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 Definition Inflammation of the fibrous or connective tissue of the body, characterized by acute and debilitating widespread musculoskeletal pain. [d] [e]
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 Workgroup category Health Sciences [Categories OK]
 Subgroup categories:  Rheumatology and Pain management
 Talk Archive none  English language variant American English

Hi, I'm far from being an expert on this, but my ex-G/F had what was apparently a relatively minor auto accident about 4 years ago and she was in various kinds of pain that could not be diagnosed for several years afterward, with serious consequences to our relationship. Eventually she came under "pain management" specialists and we discussed, for a year or so, also with our accident lawyer, who is very knowledgeable in the field, whether or not she had fibromyalgia and, if so, we wanted to pursue this vis-a-vis the insurance people. My own understanding after all of this time is that it is still a very controversial notion -- some doctors agree that it exists, others do not. (Like the earlier Chronic Fatigue.) I'm certainly not going to try to contribute anything to the article, or even to edit it, but I think that the lede paragraph ought to have at least *something* to the effect that it is still controversial and that many medical workers adamantly deny its existence. (Not me, though....) Hayford Peirce 22:23, 8 October 2008 (CDT)

In the last couple of years, there has started to be a good deal of consensus that there is a syndrome that has certain specific characteristics; many chronic soft tissue pain disorders don't qualify, although the treatments for that class of chronic pain tend to have commonalities. The disease guideline that quickly came up was, I find an American College of Rheumatology list of diagnostic criteria from 1990, but I know there is more recent work. eMedicine has a recent review:
Let me put it this way: I believe there is substantial evidence for a spectrum of chronic soft tissue pain disorders, which often have a fatigue and emotional component -- and, by emotional, I mean treatable. The exact boundaries of the disorders, and the treatment plans for a specific patient, are difficult, but almost all competent chronic pain therapy has to be individualized. If at all possible, you want to have an interdisciplinary team treating the spectrum of conditions. Howard C. Berkowitz 00:10, 9 October 2008 (CDT)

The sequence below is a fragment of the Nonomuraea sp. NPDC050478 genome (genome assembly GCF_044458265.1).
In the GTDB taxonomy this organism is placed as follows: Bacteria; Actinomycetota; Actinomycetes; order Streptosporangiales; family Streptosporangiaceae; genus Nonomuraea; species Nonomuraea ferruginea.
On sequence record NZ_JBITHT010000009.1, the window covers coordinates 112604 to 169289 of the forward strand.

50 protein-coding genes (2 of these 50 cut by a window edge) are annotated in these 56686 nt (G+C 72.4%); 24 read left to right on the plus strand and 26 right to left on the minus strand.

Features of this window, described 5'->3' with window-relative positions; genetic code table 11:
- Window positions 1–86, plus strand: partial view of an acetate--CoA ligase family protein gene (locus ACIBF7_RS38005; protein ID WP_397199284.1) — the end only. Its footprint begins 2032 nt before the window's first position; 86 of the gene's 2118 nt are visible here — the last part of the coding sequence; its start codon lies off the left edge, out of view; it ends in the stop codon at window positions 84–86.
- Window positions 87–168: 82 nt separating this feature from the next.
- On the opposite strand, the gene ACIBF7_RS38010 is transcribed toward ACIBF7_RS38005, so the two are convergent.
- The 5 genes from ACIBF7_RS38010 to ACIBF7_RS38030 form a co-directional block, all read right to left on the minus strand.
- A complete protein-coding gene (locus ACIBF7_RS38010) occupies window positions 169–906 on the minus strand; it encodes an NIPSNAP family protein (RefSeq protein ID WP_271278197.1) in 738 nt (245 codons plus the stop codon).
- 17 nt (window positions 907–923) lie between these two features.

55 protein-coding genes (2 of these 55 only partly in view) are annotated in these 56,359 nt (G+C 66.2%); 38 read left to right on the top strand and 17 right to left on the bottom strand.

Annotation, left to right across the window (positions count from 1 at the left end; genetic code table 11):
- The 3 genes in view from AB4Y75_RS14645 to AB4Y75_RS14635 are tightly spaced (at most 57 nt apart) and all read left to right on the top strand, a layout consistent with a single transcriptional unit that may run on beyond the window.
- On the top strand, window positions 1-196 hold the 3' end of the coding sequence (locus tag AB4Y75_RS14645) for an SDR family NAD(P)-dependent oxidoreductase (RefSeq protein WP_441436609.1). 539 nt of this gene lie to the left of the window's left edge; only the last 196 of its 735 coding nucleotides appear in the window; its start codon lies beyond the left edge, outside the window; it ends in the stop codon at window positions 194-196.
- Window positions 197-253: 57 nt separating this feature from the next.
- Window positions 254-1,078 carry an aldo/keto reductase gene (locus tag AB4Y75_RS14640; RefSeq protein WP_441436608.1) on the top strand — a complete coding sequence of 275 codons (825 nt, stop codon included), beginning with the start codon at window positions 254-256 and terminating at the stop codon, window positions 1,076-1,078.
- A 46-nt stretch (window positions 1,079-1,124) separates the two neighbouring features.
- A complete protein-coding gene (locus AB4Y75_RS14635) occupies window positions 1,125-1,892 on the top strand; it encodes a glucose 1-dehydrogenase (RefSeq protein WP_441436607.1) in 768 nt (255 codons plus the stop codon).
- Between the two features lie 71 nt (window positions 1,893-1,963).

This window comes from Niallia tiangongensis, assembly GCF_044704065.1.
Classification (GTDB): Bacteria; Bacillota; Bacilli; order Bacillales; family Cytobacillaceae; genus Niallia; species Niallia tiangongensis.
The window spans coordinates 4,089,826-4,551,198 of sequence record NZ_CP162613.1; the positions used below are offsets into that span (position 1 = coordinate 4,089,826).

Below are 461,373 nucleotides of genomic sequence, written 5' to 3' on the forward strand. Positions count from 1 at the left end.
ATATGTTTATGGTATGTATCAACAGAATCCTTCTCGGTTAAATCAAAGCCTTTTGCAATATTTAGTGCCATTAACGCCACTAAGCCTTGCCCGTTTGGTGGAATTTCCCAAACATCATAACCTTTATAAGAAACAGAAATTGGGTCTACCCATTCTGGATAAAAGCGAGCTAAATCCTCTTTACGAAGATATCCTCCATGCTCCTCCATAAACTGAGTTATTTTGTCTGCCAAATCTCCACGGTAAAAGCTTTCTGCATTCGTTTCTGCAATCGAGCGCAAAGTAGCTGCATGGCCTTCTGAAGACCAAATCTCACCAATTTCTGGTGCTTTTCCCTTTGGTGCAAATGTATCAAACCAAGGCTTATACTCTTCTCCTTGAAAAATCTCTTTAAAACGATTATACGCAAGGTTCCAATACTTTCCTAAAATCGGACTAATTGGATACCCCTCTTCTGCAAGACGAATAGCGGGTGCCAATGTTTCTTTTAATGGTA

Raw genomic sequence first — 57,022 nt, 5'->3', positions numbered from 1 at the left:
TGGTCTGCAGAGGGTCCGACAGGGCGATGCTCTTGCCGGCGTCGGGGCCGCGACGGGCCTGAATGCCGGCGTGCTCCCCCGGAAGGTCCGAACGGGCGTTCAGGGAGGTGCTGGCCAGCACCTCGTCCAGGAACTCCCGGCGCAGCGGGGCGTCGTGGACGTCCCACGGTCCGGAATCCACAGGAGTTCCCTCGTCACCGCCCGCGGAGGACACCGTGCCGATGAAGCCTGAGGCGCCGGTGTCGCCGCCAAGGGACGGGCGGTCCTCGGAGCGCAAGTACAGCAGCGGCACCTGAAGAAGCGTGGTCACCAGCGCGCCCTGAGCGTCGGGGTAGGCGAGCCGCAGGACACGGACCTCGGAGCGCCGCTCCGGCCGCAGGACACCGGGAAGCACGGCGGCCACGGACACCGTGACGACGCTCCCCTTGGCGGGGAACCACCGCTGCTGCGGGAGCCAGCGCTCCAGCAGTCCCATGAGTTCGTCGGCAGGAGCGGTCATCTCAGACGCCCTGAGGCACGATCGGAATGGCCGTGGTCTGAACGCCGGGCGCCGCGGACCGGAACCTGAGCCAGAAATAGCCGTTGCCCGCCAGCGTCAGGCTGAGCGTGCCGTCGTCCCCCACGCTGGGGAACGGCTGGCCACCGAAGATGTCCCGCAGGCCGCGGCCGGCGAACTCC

My understanding was that if you could say OUCH! to something like 17 out of 26 points on your body when you were poked, then you had it. Or at least enough pain to make doctors take you seriously. Fortunately, for me at least, it is now a totally academic interest -- the insurance company eventually handed over some big bucks but fibro. never officially came into the picture, even in the 5-foot shelf of documents that we accumulated. But it sure screwed up my life for a couple of years.... Hayford Peirce 12:42, 9 October 2008 (CDT)
PS -- I got a haircut this morning and my barber (a lady) was explaining to another barber, a man, that MSG and meat tenderizer were the same thing, and that Chinese restaurants had stopped using it because the tenderized meat then tenderized your muscles after you ate it. The guy nodded (I suppose) and said, "Ah, it makes your muscles soft." I had my eyes closed, as is my wont when I go to the barbershop, and didn't say anything...." Hayford Peirce 12:46, 9 October 2008 (CDT)
Do we need an article on "they", the ultimate sourcing of too many things?
It looks like that someone started editing the pain articles last year, and not much has happened since. They go onto my ToDo list


I hope nobody minds that I moved some of the para from the very long intro section into the appropriate sections they address.

Can someone please add references to paras 3 and 4? I do not think we should cite stats without attributing them no state a questionnaire is validated without attributing its validation and the lack of validation of all other questionnaires. I am suspicious that the FIQ is not the only validated questionnaire. - Robert Badgett 21:42, 19 February 2009 (UTC)